The Boston Globe | By Evan Allen and Felicia Gans
February 23, 2017
The roofs leak, the elevators malfunction, and the heating system is old. Tenants of the Mildred C. Hailey Apartments complain about people sleeping in the hallways or doing drugs, and sometimes they find used needles scattered about.
But there is no federal money to repair or rebuild the Jamaica Plain housing development’s 804 units of federally subsidized public housing, Boston Housing Authority officials say. So on Wednesday, the authority announced it is seeking proposals from private developers to tear down and rebuild a portion of the complex: six dilapidated buildings on Centre Street, Parker Street, and Lamartine Street.
The residents of the 232 subsidized units in those buildings would get apartments in the new buildings — without rent hikes. But they would also get new neighbors: In exchange for razing the tired old buildings, the developer would be allowed to build units that could be rented by anyone at the prevailing market rate.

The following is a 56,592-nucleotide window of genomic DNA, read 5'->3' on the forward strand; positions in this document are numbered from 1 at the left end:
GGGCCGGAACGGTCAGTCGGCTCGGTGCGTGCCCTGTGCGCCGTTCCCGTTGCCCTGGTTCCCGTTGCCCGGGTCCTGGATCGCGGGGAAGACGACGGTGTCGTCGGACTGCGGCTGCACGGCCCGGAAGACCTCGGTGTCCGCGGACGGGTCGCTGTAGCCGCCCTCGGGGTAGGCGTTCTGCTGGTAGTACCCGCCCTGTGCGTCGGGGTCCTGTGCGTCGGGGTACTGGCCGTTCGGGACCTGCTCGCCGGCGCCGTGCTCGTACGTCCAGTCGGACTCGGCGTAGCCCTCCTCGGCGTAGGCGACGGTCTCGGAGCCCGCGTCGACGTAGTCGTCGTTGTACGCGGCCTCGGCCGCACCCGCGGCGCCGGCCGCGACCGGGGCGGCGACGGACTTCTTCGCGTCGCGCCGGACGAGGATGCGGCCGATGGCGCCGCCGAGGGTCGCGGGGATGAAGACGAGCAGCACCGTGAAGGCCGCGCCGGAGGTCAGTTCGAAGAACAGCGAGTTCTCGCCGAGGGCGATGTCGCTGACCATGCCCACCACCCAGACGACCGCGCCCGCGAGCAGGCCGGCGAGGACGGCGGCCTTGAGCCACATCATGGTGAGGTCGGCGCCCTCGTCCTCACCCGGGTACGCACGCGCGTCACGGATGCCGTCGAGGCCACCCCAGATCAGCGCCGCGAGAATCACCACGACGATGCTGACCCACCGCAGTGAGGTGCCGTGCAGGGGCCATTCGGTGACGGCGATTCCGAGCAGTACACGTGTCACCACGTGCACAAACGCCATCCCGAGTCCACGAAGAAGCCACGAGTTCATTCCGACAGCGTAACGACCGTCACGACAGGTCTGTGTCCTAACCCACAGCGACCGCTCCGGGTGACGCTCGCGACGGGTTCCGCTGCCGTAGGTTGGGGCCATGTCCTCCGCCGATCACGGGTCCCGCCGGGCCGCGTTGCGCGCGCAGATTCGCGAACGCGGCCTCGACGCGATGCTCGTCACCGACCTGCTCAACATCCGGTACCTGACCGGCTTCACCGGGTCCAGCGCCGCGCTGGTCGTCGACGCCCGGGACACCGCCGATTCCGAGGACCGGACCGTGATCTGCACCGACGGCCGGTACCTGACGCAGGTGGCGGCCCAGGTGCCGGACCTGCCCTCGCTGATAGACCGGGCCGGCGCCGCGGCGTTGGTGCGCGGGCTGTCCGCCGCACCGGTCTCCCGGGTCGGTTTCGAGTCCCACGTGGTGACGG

The announcement marked another turning point for the Hailey Apartments, long known as Bromley-Heath and once regarded as among the city’s most neglected, notorious developments — until tenants took it upon themselves to lead a revival.
“What would happen, if we don’t do something bold like this, is those buildings . . . would continue to deteriorate,” said Boston Housing Authority administrator Bill McGonagle. “They would slowly but surely end up vacant and boarded up, and we would lose the 232 units of affordable housing — perhaps forever.”
The request for proposals sent out Wednesday is the first phase of a years-long project that housing officials hope will result in the redevelopment of the entire apartment complex. A similar project is underway at the Bunker Hill Housing Development in Charlestown, and another request for proposals is expected to go out next week for the Mary Ellen McCormack developments in South Boston.